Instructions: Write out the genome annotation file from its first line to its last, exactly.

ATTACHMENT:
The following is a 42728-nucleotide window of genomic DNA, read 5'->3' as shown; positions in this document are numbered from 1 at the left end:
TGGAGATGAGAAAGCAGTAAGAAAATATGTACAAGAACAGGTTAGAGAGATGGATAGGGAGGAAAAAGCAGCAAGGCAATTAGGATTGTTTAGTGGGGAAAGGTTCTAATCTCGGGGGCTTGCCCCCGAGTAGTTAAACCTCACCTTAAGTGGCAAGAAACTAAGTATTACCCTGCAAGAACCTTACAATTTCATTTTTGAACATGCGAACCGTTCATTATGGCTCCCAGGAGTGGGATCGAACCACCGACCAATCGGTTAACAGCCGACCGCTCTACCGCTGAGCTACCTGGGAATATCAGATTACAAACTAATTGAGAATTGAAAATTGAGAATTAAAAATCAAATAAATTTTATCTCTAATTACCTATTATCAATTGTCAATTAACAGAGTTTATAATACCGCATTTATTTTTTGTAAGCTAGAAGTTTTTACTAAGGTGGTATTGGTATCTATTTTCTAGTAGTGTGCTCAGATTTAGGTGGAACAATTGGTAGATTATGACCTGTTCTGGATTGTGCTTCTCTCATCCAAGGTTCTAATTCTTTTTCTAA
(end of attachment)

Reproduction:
The following is a 42728-nucleotide window of genomic DNA, read 5'->3' as shown; positions in this document are numbered from 1 at the left end:
TGGAGATGAGAAAGCAGTAAGAAAATATGTACAAGAACAGGTTAGAGAGATGGATAGGGAGGAAAAAGCAGCAAGGCAATTAGGATTGTTTAGTGGGGAAAGGTTCTAATCTCGGGGGCTTGCCCCCGAGTAGTTAAACCTCACCTTAAGTGGCAAGAAACTAAGTATTACCCTGCAAGAACCTTACAATTTCATTTTTGAACATGCGAACCGTTCATTATGGCTCCCAGGAGTGGGATCGAACCACCGACCAATCGGTTAACAGCCGACCGCTCTACCGCTGAGCTACCTGGGAATATCAGATTACAAACTAATTGAGAATTGAAAATTGAGAATTAAAAATCAAATAAATTTTATCTCTAATTACCTATTATCAATTGTCAATTAACAGAGTTTATAATACCGCATTTATTTTTTGTAAGCTAGAAGTTTTTACTAAGGTGGTATTGGTATCTATTTTCTAGTAGTGTGCTCAGATTTAGGTGGAACAATTGGTAGATTATGACCTGTTCTGGATTGTGCTTCTCTCATCCAAGGTTCTAATTCTTTTTCTAA